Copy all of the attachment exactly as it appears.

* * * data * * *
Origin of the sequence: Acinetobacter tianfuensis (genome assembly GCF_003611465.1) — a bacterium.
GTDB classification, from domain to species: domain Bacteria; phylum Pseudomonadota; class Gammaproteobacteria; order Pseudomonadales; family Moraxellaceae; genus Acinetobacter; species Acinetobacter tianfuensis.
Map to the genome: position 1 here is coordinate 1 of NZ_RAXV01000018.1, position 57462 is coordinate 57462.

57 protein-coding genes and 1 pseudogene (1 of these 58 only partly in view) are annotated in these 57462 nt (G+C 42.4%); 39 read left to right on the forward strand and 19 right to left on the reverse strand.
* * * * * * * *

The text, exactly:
Origin of the sequence: Acinetobacter tianfuensis (genome assembly GCF_003611465.1) — a bacterium.
GTDB classification, from domain to species: domain Bacteria; phylum Pseudomonadota; class Gammaproteobacteria; order Pseudomonadales; family Moraxellaceae; genus Acinetobacter; species Acinetobacter tianfuensis.
Map to the genome: position 1 here is coordinate 1 of NZ_RAXV01000018.1, position 57462 is coordinate 57462.

57 protein-coding genes and 1 pseudogene (1 of these 58 only partly in view) are annotated in these 57462 nt (G+C 42.4%); 39 read left to right on the forward strand and 19 right to left on the reverse strand.